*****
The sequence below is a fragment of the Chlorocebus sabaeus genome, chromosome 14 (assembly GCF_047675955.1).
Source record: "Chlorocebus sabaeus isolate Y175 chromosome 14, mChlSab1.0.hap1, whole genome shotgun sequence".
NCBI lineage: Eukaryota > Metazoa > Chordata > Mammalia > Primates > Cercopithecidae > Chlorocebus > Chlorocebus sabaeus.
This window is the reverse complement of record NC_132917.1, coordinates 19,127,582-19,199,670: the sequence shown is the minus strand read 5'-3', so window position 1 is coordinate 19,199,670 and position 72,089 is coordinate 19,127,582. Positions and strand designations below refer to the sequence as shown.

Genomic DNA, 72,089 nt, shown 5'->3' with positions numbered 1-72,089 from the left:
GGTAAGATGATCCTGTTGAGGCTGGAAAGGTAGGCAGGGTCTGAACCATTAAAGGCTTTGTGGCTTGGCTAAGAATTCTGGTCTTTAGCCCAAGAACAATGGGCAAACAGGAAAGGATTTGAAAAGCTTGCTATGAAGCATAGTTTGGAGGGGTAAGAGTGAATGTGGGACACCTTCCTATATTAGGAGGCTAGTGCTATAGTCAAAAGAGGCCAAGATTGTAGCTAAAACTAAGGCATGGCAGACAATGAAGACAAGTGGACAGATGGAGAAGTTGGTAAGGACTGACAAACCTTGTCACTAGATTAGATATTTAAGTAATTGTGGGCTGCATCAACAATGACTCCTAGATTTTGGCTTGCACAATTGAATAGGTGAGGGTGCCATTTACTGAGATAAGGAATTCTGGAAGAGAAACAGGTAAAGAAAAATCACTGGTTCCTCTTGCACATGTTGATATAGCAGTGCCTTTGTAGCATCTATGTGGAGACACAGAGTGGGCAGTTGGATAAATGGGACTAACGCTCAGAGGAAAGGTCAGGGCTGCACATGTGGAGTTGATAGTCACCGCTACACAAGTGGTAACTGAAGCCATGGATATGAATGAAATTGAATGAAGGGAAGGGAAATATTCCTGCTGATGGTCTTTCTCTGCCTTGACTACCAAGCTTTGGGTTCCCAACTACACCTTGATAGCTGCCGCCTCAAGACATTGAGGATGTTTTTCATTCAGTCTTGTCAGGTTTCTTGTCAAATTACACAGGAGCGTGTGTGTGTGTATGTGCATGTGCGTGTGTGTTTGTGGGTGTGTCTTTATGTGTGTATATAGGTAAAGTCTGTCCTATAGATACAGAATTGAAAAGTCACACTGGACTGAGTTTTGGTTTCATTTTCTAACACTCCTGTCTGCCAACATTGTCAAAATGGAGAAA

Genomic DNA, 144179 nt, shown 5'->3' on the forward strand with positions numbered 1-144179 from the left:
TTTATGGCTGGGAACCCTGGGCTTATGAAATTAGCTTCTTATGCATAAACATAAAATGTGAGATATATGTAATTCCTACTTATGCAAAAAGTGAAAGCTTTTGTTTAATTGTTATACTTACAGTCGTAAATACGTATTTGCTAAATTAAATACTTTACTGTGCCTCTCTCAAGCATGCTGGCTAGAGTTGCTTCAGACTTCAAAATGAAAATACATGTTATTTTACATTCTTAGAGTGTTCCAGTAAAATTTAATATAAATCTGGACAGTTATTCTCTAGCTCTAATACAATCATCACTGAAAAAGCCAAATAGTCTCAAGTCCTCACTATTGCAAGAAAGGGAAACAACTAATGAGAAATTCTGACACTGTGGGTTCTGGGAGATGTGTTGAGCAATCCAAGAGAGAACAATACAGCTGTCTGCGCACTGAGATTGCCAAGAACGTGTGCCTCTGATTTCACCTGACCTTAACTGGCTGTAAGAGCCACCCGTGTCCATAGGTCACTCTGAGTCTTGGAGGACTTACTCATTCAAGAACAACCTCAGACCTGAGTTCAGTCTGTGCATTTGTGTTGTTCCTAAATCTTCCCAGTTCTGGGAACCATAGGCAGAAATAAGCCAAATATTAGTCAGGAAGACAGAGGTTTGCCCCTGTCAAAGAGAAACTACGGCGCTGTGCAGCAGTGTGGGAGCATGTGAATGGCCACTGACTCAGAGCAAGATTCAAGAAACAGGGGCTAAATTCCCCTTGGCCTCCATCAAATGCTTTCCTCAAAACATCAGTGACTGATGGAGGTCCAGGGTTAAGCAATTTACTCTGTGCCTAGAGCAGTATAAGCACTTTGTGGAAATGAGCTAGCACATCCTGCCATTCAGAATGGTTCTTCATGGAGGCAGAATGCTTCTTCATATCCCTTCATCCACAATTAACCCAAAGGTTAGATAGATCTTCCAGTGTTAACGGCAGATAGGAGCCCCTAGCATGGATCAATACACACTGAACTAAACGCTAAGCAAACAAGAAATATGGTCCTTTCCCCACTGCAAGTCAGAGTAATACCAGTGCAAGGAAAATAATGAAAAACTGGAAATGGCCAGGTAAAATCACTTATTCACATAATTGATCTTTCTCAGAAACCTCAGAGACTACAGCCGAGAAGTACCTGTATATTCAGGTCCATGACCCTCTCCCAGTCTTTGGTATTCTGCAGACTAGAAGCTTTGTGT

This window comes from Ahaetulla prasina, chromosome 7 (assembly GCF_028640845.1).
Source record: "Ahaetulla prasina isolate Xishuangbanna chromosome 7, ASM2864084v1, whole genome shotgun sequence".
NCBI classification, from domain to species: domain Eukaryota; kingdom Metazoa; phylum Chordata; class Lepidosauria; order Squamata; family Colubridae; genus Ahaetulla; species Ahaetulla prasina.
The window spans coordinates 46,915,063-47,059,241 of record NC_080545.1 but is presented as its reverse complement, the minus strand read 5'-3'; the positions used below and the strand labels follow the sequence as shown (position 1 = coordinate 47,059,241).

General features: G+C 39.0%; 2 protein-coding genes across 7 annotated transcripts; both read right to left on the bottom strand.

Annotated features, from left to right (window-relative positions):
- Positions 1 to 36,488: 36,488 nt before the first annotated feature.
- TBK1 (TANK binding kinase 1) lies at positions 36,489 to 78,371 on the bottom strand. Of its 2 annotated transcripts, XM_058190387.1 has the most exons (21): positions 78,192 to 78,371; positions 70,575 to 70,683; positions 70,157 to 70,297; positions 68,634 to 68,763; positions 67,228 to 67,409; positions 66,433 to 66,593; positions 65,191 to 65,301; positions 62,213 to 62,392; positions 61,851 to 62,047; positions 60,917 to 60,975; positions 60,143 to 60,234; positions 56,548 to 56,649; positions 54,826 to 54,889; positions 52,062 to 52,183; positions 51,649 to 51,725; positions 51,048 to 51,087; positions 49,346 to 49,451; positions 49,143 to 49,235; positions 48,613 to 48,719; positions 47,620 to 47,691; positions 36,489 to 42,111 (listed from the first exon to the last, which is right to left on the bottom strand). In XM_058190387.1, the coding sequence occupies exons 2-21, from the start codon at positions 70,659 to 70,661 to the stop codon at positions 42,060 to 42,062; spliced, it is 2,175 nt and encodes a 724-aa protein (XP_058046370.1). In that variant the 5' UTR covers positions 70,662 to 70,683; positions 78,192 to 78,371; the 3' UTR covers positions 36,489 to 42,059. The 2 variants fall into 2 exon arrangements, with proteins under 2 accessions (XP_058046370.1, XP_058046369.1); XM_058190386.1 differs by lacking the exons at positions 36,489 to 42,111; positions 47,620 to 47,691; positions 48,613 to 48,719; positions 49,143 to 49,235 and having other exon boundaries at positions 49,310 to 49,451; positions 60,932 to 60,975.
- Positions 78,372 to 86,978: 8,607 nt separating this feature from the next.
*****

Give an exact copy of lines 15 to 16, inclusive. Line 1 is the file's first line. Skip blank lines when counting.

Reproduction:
- Positions 1 to 36,488: 36,488 nt before the first annotated feature.
- TBK1 (TANK binding kinase 1) lies at positions 36,489 to 78,371 on the bottom strand. Of its 2 annotated transcripts, XM_058190387.1 has the most exons (21): positions 78,192 to 78,371; positions 70,575 to 70,683; positions 70,157 to 70,297; positions 68,634 to 68,763; positions 67,228 to 67,409; positions 66,433 to 66,593; positions 65,191 to 65,301; positions 62,213 to 62,392; positions 61,851 to 62,047; positions 60,917 to 60,975; positions 60,143 to 60,234; positions 56,548 to 56,649; positions 54,826 to 54,889; positions 52,062 to 52,183; positions 51,649 to 51,725; positions 51,048 to 51,087; positions 49,346 to 49,451; positions 49,143 to 49,235; positions 48,613 to 48,719; positions 47,620 to 47,691; positions 36,489 to 42,111 (listed from the first exon to the last, which is right to left on the bottom strand). In XM_058190387.1, the coding sequence occupies exons 2-21, from the start codon at positions 70,659 to 70,661 to the stop codon at positions 42,060 to 42,062; spliced, it is 2,175 nt and encodes a 724-aa protein (XP_058046370.1). In that variant the 5' UTR covers positions 70,662 to 70,683; positions 78,192 to 78,371; the 3' UTR covers positions 36,489 to 42,059. The 2 variants fall into 2 exon arrangements, with proteins under 2 accessions (XP_058046370.1, XP_058046369.1); XM_058190386.1 differs by lacking the exons at positions 36,489 to 42,111; positions 47,620 to 47,691; positions 48,613 to 48,719; positions 49,143 to 49,235 and having other exon boundaries at positions 49,310 to 49,451; positions 60,932 to 60,975.